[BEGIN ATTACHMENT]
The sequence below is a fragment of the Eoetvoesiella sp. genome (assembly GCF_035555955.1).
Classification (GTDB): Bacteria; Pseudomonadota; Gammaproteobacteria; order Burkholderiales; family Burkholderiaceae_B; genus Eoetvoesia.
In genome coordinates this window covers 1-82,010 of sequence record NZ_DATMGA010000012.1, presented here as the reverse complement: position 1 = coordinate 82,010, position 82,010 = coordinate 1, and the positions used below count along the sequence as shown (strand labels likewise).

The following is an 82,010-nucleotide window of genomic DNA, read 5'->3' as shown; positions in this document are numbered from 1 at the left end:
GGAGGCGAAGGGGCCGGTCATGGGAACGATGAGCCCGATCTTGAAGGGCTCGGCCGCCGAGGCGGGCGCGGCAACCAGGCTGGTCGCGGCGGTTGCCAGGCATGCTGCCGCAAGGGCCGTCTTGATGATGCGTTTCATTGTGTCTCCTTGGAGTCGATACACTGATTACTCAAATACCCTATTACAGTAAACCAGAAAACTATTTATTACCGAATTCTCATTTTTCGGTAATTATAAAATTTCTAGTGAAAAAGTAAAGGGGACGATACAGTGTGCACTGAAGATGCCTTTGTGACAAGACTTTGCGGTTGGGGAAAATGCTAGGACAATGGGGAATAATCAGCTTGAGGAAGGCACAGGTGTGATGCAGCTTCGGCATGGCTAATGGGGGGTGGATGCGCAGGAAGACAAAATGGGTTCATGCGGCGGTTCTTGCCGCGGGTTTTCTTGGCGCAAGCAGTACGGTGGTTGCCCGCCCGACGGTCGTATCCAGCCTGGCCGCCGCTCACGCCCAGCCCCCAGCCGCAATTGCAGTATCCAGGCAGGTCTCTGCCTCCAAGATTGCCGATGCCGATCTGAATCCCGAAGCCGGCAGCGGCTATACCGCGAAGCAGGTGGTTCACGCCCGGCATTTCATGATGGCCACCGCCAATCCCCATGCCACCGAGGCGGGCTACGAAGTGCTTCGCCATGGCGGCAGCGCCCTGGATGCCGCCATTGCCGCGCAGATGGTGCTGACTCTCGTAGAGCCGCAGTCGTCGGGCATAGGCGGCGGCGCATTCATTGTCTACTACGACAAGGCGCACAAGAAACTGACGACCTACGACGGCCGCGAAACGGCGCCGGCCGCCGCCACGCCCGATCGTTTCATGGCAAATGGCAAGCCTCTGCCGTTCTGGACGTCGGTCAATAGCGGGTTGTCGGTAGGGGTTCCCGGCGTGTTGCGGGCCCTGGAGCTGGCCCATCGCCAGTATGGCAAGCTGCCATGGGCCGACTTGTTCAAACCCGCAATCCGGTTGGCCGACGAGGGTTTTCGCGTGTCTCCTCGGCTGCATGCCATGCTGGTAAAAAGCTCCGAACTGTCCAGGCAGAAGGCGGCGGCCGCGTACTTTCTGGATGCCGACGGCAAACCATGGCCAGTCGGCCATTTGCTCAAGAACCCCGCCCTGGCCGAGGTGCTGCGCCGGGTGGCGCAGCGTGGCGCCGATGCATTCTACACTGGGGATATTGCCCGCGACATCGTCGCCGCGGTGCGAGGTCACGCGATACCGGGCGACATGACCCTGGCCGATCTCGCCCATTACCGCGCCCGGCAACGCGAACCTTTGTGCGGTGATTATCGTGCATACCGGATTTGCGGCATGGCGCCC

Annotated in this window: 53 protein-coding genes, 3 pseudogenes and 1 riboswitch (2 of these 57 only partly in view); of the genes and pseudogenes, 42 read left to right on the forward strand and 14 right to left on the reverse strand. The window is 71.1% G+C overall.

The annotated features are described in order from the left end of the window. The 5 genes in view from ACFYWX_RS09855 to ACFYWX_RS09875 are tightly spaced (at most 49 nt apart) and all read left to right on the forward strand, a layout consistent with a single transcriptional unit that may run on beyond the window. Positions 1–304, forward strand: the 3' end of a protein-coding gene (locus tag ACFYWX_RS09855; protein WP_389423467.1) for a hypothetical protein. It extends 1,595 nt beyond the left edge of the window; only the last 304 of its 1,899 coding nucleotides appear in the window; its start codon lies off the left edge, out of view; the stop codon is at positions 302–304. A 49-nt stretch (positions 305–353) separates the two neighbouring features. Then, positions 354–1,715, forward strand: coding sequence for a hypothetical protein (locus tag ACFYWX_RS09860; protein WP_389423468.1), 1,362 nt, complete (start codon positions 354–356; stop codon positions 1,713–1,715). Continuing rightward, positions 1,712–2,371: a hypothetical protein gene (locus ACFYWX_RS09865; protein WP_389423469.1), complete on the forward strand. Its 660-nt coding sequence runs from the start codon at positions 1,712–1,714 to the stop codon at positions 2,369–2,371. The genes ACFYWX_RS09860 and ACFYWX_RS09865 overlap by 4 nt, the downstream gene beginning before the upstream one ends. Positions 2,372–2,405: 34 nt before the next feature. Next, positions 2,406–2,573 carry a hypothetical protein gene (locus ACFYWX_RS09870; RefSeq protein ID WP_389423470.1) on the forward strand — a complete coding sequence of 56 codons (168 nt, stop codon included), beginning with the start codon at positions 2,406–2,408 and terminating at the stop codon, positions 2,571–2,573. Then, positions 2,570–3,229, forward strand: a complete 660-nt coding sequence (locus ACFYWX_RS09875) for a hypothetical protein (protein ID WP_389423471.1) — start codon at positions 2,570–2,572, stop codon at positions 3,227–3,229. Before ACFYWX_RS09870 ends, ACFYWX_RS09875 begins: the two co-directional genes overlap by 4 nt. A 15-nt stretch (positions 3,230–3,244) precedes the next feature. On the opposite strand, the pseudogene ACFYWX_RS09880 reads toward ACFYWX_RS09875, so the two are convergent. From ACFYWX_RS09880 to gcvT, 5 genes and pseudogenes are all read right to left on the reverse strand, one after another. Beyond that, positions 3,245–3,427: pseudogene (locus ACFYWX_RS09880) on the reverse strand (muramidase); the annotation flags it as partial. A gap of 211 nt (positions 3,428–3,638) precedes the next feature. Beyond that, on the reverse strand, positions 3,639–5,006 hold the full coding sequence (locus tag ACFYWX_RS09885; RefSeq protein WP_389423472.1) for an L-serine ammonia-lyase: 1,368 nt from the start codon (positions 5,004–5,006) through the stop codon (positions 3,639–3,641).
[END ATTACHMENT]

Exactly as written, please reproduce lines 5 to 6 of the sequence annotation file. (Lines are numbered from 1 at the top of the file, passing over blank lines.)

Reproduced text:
GGAGGCGAAGGGGCCGGTCATGGGAACGATGAGCCCGATCTTGAAGGGCTCGGCCGCCGAGGCGGGCGCGGCAACCAGGCTGGTCGCGGCGGTTGCCAGGCATGCTGCCGCAAGGGCCGTCTTGATGATGCGTTTCATTGTGTCTCCTTGGAGTCGATACACTGATTACTCAAATACCCTATTACAGTAAACCAGAAAACTATTTATTACCGAATTCTCATTTTTCGGTAATTATAAAATTTCTAGTGAAAAAGTAAAGGGGACGATACAGTGTGCACTGAAGATGCCTTTGTGACAAGACTTTGCGGTTGGGGAAAATGCTAGGACAATGGGGAATAATCAGCTTGAGGAAGGCACAGGTGTGATGCAGCTTCGGCATGGCTAATGGGGGGTGGATGCGCAGGAAGACAAAATGGGTTCATGCGGCGGTTCTTGCCGCGGGTTTTCTTGGCGCAAGCAGTACGGTGGTTGCCCGCCCGACGGTCGTATCCAGCCTGGCCGCCGCTCACGCCCAGCCCCCAGCCGCAATTGCAGTATCCAGGCAGGTCTCTGCCTCCAAGATTGCCGATGCCGATCTGAATCCCGAAGCCGGCAGCGGCTATACCGCGAAGCAGGTGGTTCACGCCCGGCATTTCATGATGGCCACCGCCAATCCCCATGCCACCGAGGCGGGCTACGAAGTGCTTCGCCATGGCGGCAGCGCCCTGGATGCCGCCATTGCCGCGCAGATGGTGCTGACTCTCGTAGAGCCGCAGTCGTCGGGCATAGGCGGCGGCGCATTCATTGTCTACTACGACAAGGCGCACAAGAAACTGACGACCTACGACGGCCGCGAAACGGCGCCGGCCGCCGCCACGCCCGATCGTTTCATGGCAAATGGCAAGCCTCTGCCGTTCTGGACGTCGGTCAATAGCGGGTTGTCGGTAGGGGTTCCCGGCGTGTTGCGGGCCCTGGAGCTGGCCCATCGCCAGTATGGCAAGCTGCCATGGGCCGACTTGTTCAAACCCGCAATCCGGTTGGCCGACGAGGGTTTTCGCGTGTCTCCTCGGCTGCATGCCATGCTGGTAAAAAGCTCCGAACTGTCCAGGCAGAAGGCGGCGGCCGCGTACTTTCTGGATGCCGACGGCAAACCATGGCCAGTCGGCCATTTGCTCAAGAACCCCGCCCTGGCCGAGGTGCTGCGCCGGGTGGCGCAGCGTGGCGCCGATGCATTCTACACTGGGGATATTGCCCGCGACATCGTCGCCGCGGTGCGAGGTCACGCGATACCGGGCGACATGACCCTGGCCGATCTCGCCCATTACCGCGCCCGGCAACGCGAACCTTTGTGCGGTGATTATCGTGCATACCGGATTTGCGGCATGGCGCCC

Annotated in this window: 53 protein-coding genes, 3 pseudogenes and 1 riboswitch (2 of these 57 only partly in view); of the genes and pseudogenes, 42 read left to right on the forward strand and 14 right to left on the reverse strand. The window is 71.1% G+C overall.